My trusty Apple Pencil stopped working and I decided to check out other available options that can quench my artistic needs.
Although I am not a great digital artist, I do dab by hand in ink a lot and I have used enough stylus pens to know which paintbrush is my ultimate preference.
So with this article, I intend to provide you with my personally curated ultimate list of the best stylus pens you can buy for your iPad Pro in 2023.
The absolute best stylus pen for your iPad Pro is the official Apple Pencil 1st Gen for iPad Pro 1st & 2nd Gen users and Apple Pencil 2nd Gen for iPad Pro 3rd Gen and above. A great third-party alternative for iPad 1st & 2nd gen users is the BoxWave AccuPoint Active Stylus. A great third-party alternative for iPad Pro 3rd Gen and above is the Adonit Pixel and the Logitech Crayon Digital Pencil.
Specifications of a Stylus Pen
Before we get down to my ultimate list, there are some important specifications of a stylus pen that you need to know.
These specifications can significantly impact your buying decision based on your use case with the stylus pen.
Depending on its capability to communicate with your iPad Pro, there are two types of stylus pens available in the market as of now: Active and Passive Stylus pens.
Active Stylus Pens
Active stylus pens are stylus pens that have some electronic component inside them to better communicate with the iPad Pro.
The primary technology used in active stylus pens is via the inbuilt digitizing sensors on the nibs that provide the required touch input on the touchscreen.
Apple Pencil, Microsoft Surface Pen, and Samsung Galaxy S-Pens (post-2018) are all fantastic examples of popular active stylus pens that cater to their specific devices.
Passive Stylus pens
Passive stylus pens don't have any electronic components in them and simply conduct the electrical charge from the screen, just like your fingers.
The primary technology used in passive stylus pens is electrostatic conductivity, which is the same technology used for touch inputs between the screen and your fingers.
Nintendo 3DS stylus pens and Samsung Galaxy S-Pens(pre-2018) are all great examples of popular passive stylus pens
Active vs Passive Stylus Pens
Since the two types of stylus pens are radically different, I have made this comprehensive chart that further differentiates between the two main types:
|Features||Active Stylus||Passive Stylus|
|Power Source||Incorporates a battery to power up the electronic components||Has no electronic components to power up and hence doesn't require a power source|
|Technology||Digitizing sensors on the nibs to communicate with the display||Electrostatic conduction, just like fingers on the touchscreen|
|Forms of communication with the device||Can communicate with direct touchscreen contact, as well as relay inbuilt sensors information via Bluetooth for better touch response and features||Only by direct contact via a touchscreen|
|Size of Nibs/Tips||Small and pointed for more precise and accurate strokes||Larger and rounded to conduct the charge for touch input.|
|Compatibility||Compatible only with select products the stylus is certified to be compatible with||Compatible across a wide range of touchscreen-enabled products, irrespective of their screen technology or operating system|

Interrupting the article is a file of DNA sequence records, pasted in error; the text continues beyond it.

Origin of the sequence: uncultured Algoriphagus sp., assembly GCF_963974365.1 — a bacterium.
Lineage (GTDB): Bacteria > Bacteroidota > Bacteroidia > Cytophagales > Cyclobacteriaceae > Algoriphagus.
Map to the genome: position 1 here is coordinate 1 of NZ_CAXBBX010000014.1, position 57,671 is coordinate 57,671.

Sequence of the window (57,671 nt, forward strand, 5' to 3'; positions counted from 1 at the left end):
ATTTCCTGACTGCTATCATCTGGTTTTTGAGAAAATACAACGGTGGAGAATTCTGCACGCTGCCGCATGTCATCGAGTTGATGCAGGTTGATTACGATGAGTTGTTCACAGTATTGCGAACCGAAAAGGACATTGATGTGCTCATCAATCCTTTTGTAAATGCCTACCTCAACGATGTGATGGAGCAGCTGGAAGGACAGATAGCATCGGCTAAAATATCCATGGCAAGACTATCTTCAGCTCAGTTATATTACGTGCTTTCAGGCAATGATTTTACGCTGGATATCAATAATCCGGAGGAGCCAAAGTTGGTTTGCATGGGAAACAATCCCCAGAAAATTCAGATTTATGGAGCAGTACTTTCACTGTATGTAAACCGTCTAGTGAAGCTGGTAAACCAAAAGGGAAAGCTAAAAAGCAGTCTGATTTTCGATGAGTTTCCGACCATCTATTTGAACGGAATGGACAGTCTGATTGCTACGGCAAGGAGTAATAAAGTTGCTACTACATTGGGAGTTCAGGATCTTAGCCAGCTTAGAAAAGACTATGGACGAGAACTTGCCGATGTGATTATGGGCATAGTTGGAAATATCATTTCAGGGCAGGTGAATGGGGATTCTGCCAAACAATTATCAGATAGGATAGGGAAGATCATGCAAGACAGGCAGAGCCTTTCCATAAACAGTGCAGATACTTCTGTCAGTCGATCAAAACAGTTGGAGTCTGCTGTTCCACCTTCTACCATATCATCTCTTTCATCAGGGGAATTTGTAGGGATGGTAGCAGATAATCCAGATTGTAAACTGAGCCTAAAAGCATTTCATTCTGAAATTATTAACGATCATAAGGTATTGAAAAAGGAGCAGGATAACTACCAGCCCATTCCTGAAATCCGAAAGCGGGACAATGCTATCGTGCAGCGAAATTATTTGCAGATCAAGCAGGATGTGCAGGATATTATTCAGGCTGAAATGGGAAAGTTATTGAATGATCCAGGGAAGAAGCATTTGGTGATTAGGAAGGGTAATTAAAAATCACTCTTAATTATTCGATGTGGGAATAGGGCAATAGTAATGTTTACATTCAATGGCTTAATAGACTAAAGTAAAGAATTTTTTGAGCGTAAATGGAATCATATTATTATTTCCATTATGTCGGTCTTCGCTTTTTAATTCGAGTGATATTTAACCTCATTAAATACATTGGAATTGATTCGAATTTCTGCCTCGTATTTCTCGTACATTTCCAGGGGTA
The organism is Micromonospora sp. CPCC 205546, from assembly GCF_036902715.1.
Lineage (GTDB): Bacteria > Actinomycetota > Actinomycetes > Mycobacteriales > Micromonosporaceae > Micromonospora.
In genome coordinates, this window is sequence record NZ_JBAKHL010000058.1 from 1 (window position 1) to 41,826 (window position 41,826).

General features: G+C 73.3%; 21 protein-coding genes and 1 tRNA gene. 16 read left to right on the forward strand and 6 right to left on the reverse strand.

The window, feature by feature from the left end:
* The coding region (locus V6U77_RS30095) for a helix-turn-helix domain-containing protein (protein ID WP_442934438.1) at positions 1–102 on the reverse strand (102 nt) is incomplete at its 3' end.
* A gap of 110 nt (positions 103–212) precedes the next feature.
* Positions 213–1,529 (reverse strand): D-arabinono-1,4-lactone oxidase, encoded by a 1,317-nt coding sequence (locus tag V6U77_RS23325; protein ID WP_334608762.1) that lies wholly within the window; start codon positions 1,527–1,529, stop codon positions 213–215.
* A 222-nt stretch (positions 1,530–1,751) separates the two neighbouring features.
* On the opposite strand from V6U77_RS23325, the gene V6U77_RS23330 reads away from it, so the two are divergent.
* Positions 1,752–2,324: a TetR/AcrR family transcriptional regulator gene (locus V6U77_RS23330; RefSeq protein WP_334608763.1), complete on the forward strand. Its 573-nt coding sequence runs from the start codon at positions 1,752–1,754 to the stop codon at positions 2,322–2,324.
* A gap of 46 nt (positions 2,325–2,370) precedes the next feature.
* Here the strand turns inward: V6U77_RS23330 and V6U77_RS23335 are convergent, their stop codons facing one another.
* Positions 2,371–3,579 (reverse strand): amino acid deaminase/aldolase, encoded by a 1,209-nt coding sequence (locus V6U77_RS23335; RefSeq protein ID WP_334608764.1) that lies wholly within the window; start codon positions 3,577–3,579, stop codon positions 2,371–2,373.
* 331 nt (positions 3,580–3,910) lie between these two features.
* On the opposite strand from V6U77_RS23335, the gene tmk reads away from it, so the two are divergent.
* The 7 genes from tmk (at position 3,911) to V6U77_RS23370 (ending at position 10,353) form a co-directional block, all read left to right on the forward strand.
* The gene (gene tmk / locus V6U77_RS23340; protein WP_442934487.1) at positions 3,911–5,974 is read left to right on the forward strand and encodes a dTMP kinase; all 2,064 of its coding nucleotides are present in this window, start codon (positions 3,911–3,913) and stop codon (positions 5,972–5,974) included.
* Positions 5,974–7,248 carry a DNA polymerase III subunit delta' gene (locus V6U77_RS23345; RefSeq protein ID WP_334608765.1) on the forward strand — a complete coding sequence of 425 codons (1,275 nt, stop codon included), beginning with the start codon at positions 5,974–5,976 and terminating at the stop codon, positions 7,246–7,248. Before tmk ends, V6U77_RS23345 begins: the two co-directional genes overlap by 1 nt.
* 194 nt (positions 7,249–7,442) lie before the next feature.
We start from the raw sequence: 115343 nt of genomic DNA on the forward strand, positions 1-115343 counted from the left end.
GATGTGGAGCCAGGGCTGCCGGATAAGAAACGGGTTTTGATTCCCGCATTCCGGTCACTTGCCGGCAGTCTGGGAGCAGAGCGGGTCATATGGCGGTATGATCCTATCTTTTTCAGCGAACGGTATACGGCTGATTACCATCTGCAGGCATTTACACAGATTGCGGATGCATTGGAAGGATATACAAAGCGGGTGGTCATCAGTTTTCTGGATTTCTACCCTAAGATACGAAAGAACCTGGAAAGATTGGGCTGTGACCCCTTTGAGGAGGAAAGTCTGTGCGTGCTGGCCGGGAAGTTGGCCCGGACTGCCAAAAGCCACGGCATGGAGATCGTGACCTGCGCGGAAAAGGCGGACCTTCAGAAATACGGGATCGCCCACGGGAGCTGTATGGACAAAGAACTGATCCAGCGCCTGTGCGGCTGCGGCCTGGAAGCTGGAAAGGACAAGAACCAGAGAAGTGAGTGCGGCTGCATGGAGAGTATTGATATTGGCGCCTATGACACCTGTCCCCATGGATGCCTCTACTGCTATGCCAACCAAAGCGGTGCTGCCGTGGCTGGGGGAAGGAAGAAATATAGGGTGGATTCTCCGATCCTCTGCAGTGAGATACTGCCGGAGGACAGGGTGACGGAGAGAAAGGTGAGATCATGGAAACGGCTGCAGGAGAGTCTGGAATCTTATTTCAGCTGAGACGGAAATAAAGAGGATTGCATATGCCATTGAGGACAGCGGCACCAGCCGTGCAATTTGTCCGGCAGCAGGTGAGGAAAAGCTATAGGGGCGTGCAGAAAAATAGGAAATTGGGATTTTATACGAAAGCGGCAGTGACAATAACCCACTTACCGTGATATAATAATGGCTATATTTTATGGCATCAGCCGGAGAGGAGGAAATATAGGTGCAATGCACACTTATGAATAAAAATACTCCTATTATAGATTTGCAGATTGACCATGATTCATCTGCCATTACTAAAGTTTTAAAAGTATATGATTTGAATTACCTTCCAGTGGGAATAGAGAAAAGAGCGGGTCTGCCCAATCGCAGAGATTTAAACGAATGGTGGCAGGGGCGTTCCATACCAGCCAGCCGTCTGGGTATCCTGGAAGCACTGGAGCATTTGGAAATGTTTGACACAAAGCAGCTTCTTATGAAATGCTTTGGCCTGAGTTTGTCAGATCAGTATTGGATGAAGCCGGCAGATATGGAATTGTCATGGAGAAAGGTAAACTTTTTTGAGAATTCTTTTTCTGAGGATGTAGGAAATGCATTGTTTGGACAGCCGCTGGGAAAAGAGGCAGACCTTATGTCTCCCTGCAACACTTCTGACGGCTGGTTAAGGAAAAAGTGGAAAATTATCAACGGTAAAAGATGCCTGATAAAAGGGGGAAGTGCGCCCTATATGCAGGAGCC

|Touch sensitivity||Can be incorporated, provided the pen has required sensors inbuilt||No sensitivity manipulation|
|Use cases||Digital art, handwritten work on a touchscreen||Daily use; a replacement for grubby finger input|
|Maintenance||Needs to be charged according to the specified power rating. Susceptible to damage via dust and water. Tips need to be replaced when worn out.||Only tips need to be replaced when worn out.|
|Life cycle||Can last only as long as the battery capacity lasts||Can last for a very long time|
More on active and passive pens here: Active vs. Passive pens.
BlinqBlinq is reader-supported. When you buy through links on my site, I may earn an affiliate commission at no extra cost to you.
Apple Pencil 1st Gen & Apple Pencil 2nd Gen: Best Active Styli for Apple iPad Pro Series
As I briefly mentioned before, in terms of the features offered there isn't a better option for active stylus pens for the iPad Pro other than the ones officially available.
Apple Pencils are state-of-the-art iPad Pro stylus pens you can buy for your money. It has a suite of features and support with the Apple Ecosystem that makes it worthwhile.
The 1st Gen Apple Pencil has a great in-hand feel with its pump design and is smart enough to judge your stroke intensity and tilt shading with low latency.
It has a fantastic pen-to-paper feel, but its only annoyance is that it charges by directly plugging into your iPad Pro lightning port, which is so stupid in my opinion.
The 2nd Gen Apple Pencil improves upon the 1st gen with a better, smaller, and slimmer design, more gestures, and does not roll off the table like the previous gen.
It got rid of its main annoyance too, with a magnetic wireless charging implementation opted instead of the terrible lightning port charging.
One key thing to note is that the 1st gen Apple Pencil only supports iPad 1st and 2nd gen, while the 2nd gen Apple Pencil supports iPad Pro 3rd Gen and later.
Judging from all this, the Apple Pencils are the ultimate stylus pens for your iPad Pro provided you feel the hefty $79 and $99 are justified for your needs.
Adonit Pixel: Best Active Stylus for Apple iPad Pro 5th Gen (2021)
Adonit is a very popular brand that makes some great stylus pens for different products. The Adonit Pixel is its Apple-exclusive premium lineup.
This is a full-on feature-packed stylus option for your latest iPad Pro 5th gen that comes with a lot of features to go neck-in-neck with the 2nd gen Apple Pencil.
It boasts a 1.9mm tip attached to a very sleek-looking black-coated pen body which encompasses a multitude of sensors for its workings.
It is rated to provide 14 hours of continuous use with a proprietary charging cradle that plugs in via USB.
It also has pressure sensors with 2048 levels of pressure sensitivity, tip tilting, enhanced palm rejection, and programmable shortcut buttons on the body.
But although it tries its best to emulate the Apple Pencil 2nd gen, it still doesn't beat it in any category in my opinion. But it comes very close.
It is priced at a premium price tag of $75, and that's asking a bit too much for a third-party peripheral. But I would say it is still a value buy for the iPad Pro 5th Gen.
MEKO 2nd Gen Universal Disc Stylus: Best Passive Stylus for Apple iPad Pro Series
Passive stylus options are abundant as they appeal to all sorts of touchscreen users, but none stood out more than MEKO branded stylus pens.
The MEKO 2nd Gen Univeral Disc Stylus Pen is a fantastic passive stylus pen that has been raved about by customers for how intuitive it is to use.
It comes with a 6.9mm (dia) tip and the pen is built solid with aluminum, with a variety of paint jobs, and gives a fantastic in-hand feel
It has a disc-style nib, which basically is a plastic disc surrounding the actual nib so that you can precisely map your strokes.